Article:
I’ve been meaning to do this post for ages, what finally spurred me on was the discussion about the new comment policy on the What I Wore blog (thanks to Sal for linking to it). If you haven’t heard about it, Jessica at WiW introduced a new comment policy that basically required all comments to be positive and precluded even constructive criticism. Many of her readers (who had requested the introduction of comments in the first place) were quite up in arms about this. I don’t want to comment on the What i Wore controversy specifically, because I don’t read the blog (I used to occasionally when I first started blogging but its aesthetic and writing style didn’t ultimately speak to me enough), instead I want to talk about the role of critique in fashion blogging more generally.
Basically, I think critique is unequivocally a good thing, and if anything, there should be MORE of it, not less. By critique I mean respectful, thoughtful and, if possible, evidence based criticism or disagreement. Obviously it’s not on to be rude or bitch about people behind their backs.
The part of the blogosphere that I ‘live’ in is so incredibly positive, both in terms of comments and posts. We all like to receive encouragement and it feels nice to give it too. I make time regularly to look through the blogs I follow of the wardrobe remix pool on flickr and fire off little bullets of niceness along the lines of ‘love your dress!’. Dave always laughs at my lack of substance and overuse of exclamation marks, but I know when I receive such comments they always brighten my day, and make blogging worthwhile. Similarly, I like to do posts that go ‘Look at this, it’s amazing!’ and are full of gushing positivity. There’s so much great stuff to share and it feels particularly good when you get the word out a small craft business or artist that aren’t yet well known.
So I’m all for positivity, but I don’t think that should be all there is. And it does sometimes feel like that, like on many blogs criticism isn’t acceptable in any form. I can remember at least two instances where I started writing comments on posts where I disagreed with the blogger, but then decided to discard my reply because I thought it would be taken the wrong way and people might get annoyed/offended. I’d hate to see others self-censor themselves in this way, on my blog anyway.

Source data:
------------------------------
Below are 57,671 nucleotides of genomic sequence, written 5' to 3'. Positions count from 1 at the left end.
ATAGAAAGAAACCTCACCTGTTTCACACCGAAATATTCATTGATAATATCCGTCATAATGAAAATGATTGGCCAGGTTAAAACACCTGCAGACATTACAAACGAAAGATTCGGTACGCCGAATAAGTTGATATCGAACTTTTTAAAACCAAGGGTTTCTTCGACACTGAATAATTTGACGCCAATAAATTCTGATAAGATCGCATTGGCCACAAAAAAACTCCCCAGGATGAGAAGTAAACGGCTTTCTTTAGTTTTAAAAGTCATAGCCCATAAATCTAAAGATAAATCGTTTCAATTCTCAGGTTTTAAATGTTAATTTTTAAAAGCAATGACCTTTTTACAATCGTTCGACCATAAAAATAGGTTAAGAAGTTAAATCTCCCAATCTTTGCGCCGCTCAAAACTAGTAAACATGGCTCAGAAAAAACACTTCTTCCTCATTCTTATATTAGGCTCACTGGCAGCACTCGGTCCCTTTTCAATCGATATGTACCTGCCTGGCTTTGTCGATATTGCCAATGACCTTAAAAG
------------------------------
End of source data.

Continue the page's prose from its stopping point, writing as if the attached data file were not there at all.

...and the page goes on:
There was an interesting comment in the WiW thread which suggested that the issue may be a cultural thing in that the blogosphere is US-dominated and Americans are generally so much more positive about everything and may therefore take criticism to heart more, simply because it stands out more. Whereas us Europeans are more cynical and disagree with each other all the time, so we’re used to it and don’t get offended. I think there may be some truth in that.
In terms of outfit posts, what’s wrong with someone going ‘Have you tried wearing this top with a cardigan?’ or ‘I think this would look better with sandals’ or whatever? If someone goes to the effort of masking a suggestion, does it not at least deserve to be considered? Who knows, it may work and lead to great things! Then again it may not, but noone is asking anyone to follow all advice, after all it’s just one person’s opinion and style is subjective and everyone should dress in whatever makes them feel best. But that surely is not a reason to avoid critique altogether!
I think critique is even more important for non-outfit based posts. I put a lot of thinking and effort into my ‘arguments and musing‘ posts, and a well-thought out comment shows me that people have read and engaged with what I had to say, regardless of whether the commenter agrees with me or not. I love to be challenged in my opinions or to read a different perspective on things, it keeps my thinking fresh. Without criticism and challenge we don’t develop and our opinions become lazy. So please, critique away!
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